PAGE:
SVN: my favorite software hands down
Back in February, Laura wrote about 10 tools she cannot live without.
I’d like to write about one tool that has changed how we produce work at SEER. SEO audience beware, this has less to do with search and more to do with common problems we all deal with when sharing files between people in an office setting.
If you have more than two authors on your word, excel, or PDF documents, you know how troublesome it can be to control efforts between people. Which is the newest version? Did I remember to email Jane my newest copy?
I almost cannot remember dealing with those problems after using subversion–also known as SVN–for the past few months.
SVN does a few things all on its own:
- It coordinates file use between multiple parties. All users get their own copy the file. When someone has made changes to their copy, they “commit” them to the server. Everyone else can perform an “update” at any time to get the newest copy of the file. This is the means for preventing work from being overwritten and it also facilitates a means for keeping everyone’s copy up to date.
- It adds extra management information to each file, independent of the file type. Some of these fields include last author, last modified time, and version number. Version number 100 is newer than version 99.
- It saves revision history. If someone wants to see a file any number of versions ago, they can download it at any time. SVN is not meant to serve as a backup solution; however, you can use it to peer into the past and watch file progression or go back to a time when your file was correct. For example, if you accidentally delete a paragraph and save, just revert back to the previous version from the repository. No harm is done. Even if you save and commit your changes, you still have the opportunity to revert to any previous copy.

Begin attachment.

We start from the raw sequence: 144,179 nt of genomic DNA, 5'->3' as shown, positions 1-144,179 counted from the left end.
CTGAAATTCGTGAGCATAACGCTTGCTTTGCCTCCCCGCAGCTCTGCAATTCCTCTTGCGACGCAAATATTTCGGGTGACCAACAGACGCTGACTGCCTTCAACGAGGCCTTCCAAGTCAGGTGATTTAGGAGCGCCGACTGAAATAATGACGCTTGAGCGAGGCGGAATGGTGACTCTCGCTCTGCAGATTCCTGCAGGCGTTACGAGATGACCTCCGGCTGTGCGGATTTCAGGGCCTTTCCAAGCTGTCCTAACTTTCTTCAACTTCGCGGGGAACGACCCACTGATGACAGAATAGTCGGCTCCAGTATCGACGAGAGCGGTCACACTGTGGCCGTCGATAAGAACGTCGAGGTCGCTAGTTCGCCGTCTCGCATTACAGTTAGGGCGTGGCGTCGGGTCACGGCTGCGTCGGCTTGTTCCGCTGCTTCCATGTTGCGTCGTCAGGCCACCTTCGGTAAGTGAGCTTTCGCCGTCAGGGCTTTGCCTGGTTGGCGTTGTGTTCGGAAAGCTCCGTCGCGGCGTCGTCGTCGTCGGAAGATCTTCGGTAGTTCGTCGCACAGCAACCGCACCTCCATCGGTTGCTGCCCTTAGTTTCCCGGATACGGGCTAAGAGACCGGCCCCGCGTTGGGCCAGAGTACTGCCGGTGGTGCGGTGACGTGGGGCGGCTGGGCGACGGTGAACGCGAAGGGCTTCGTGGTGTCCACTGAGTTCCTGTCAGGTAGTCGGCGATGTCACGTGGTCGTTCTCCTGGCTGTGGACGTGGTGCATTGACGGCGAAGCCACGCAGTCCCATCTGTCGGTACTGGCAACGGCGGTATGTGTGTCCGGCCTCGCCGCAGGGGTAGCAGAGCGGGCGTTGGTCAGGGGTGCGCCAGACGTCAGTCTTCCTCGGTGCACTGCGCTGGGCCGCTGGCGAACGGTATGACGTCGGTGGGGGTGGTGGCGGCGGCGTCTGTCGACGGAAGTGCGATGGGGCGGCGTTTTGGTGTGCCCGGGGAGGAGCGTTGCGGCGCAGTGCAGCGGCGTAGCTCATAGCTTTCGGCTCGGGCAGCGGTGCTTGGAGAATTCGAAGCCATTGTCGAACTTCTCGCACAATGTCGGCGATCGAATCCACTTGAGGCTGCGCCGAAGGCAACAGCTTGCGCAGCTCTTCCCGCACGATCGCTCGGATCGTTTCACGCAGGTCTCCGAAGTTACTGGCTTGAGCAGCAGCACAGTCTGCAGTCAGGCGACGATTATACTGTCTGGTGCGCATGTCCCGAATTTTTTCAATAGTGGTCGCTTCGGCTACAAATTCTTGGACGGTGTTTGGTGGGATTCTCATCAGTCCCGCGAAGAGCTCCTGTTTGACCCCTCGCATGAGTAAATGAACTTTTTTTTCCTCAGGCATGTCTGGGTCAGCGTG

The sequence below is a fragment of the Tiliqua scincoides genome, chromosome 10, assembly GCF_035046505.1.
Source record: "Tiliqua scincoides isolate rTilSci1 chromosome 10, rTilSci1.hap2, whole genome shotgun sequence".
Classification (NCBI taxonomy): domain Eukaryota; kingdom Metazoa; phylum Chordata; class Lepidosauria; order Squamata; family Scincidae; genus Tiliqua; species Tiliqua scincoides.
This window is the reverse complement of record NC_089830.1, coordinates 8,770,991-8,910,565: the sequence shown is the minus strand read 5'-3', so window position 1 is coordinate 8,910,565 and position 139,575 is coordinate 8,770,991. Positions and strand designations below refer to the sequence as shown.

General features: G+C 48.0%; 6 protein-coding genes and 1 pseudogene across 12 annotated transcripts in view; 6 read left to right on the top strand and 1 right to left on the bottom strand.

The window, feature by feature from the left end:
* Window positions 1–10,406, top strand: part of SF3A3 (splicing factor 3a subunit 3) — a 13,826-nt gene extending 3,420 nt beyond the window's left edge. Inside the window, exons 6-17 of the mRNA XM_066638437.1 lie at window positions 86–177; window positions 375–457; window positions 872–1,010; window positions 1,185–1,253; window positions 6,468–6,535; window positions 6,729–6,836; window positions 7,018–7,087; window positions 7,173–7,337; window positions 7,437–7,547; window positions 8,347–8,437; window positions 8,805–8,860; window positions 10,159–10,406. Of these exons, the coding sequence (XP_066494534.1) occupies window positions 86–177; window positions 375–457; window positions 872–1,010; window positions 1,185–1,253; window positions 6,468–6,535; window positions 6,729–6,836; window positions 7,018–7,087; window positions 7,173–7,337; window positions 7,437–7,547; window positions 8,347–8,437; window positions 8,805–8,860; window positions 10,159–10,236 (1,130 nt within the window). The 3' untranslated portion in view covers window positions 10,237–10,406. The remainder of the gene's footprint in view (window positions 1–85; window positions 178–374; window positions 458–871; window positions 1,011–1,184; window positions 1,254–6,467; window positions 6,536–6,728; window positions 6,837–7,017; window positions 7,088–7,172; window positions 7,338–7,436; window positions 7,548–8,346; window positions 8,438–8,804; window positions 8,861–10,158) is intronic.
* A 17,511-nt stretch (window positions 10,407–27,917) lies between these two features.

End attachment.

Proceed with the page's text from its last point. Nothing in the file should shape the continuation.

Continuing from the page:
- It offers detailed documentation. The version numbering is only one aspect of the usefulness of the history; the custom notes that can be added to each commit make it even easier to understand what each version number represents. Imagine searching through a document’s history seeking the version you sent to the client last month when you discover the comment stating, “final copy-sent to client.”
There are necessary ingredients for using SVN as I describe it in terms of solving an inter-office file-sharing problem. Fortunately, I believe just about anyone can use an SVN front end to manage files. Unfortunately, setting it up is definitely not for everyone.
- A server or some hosted facility to hold repositories for your files. These will probably be accessible over the Internet.
- A front end software package that makes using SVN as easy as using a Windows Explorer or Finder window. Try rapidsvn or smartsvn.
- An IT person to put it all together. It might be a good idea to have the IT help conduct training and be available for any problems that may arise.
For those who have used CVS (a more dated version control system):
You’re welcome to stop now. There are programs for converting CVS to SVN repositories. SVN has functionality for moving and renaming directories, where CVS doesn’t. CVS users know how troublesome directory management can be.
Talk about subversion with your IT staff or geeky cousin–I’m under the impression it’s a solution to many problems we all have experienced.